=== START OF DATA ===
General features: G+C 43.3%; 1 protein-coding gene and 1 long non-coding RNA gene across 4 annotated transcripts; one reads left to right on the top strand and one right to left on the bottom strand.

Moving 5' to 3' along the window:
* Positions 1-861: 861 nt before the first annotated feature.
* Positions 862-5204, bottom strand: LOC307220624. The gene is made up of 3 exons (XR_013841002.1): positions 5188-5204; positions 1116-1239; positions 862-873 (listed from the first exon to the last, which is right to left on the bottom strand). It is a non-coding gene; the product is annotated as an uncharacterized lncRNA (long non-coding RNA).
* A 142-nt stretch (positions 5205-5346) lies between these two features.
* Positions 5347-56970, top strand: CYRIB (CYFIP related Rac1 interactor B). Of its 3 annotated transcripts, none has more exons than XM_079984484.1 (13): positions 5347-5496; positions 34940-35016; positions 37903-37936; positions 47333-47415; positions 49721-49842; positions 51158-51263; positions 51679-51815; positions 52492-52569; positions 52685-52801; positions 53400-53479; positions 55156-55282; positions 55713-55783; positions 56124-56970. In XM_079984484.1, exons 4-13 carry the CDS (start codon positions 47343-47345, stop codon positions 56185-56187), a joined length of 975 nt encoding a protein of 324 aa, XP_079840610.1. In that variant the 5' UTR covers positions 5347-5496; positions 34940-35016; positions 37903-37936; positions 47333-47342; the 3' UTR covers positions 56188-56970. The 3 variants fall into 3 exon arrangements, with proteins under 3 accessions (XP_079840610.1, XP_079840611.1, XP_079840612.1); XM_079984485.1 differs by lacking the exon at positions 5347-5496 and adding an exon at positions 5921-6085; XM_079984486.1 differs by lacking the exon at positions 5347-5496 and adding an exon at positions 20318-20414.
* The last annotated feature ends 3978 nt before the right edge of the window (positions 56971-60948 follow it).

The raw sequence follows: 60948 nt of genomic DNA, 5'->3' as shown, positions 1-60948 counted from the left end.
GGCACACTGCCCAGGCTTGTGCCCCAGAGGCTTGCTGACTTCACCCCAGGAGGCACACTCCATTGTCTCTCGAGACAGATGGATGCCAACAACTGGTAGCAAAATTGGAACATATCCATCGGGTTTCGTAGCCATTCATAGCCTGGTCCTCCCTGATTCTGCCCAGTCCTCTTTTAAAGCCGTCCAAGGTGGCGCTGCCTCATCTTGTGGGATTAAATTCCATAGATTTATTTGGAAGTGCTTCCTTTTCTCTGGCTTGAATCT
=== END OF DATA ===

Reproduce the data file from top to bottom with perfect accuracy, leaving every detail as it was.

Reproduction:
General features: G+C 43.3%; 1 protein-coding gene and 1 long non-coding RNA gene across 4 annotated transcripts; one reads left to right on the top strand and one right to left on the bottom strand.

Moving 5' to 3' along the window:
* Positions 1-861: 861 nt before the first annotated feature.
* Positions 862-5204, bottom strand: LOC307220624. The gene is made up of 3 exons (XR_013841002.1): positions 5188-5204; positions 1116-1239; positions 862-873 (listed from the first exon to the last, which is right to left on the bottom strand). It is a non-coding gene; the product is annotated as an uncharacterized lncRNA (long non-coding RNA).
* A 142-nt stretch (positions 5205-5346) lies between these two features.
* Positions 5347-56970, top strand: CYRIB (CYFIP related Rac1 interactor B). Of its 3 annotated transcripts, none has more exons than XM_079984484.1 (13): positions 5347-5496; positions 34940-35016; positions 37903-37936; positions 47333-47415; positions 49721-49842; positions 51158-51263; positions 51679-51815; positions 52492-52569; positions 52685-52801; positions 53400-53479; positions 55156-55282; positions 55713-55783; positions 56124-56970. In XM_079984484.1, exons 4-13 carry the CDS (start codon positions 47343-47345, stop codon positions 56185-56187), a joined length of 975 nt encoding a protein of 324 aa, XP_079840610.1. In that variant the 5' UTR covers positions 5347-5496; positions 34940-35016; positions 37903-37936; positions 47333-47342; the 3' UTR covers positions 56188-56970. The 3 variants fall into 3 exon arrangements, with proteins under 3 accessions (XP_079840610.1, XP_079840611.1, XP_079840612.1); XM_079984485.1 differs by lacking the exon at positions 5347-5496 and adding an exon at positions 5921-6085; XM_079984486.1 differs by lacking the exon at positions 5347-5496 and adding an exon at positions 20318-20414.
* The last annotated feature ends 3978 nt before the right edge of the window (positions 56971-60948 follow it).

The raw sequence follows: 60948 nt of genomic DNA, 5'->3' as shown, positions 1-60948 counted from the left end.
GGCACACTGCCCAGGCTTGTGCCCCAGAGGCTTGCTGACTTCACCCCAGGAGGCACACTCCATTGTCTCTCGAGACAGATGGATGCCAACAACTGGTAGCAAAATTGGAACATATCCATCGGGTTTCGTAGCCATTCATAGCCTGGTCCTCCCTGATTCTGCCCAGTCCTCTTTTAAAGCCGTCCAAGGTGGCGCTGCCTCATCTTGTGGGATTAAATTCCATAGATTTATTTGGAAGTGCTTCCTTTTCTCTGGCTTGAATCT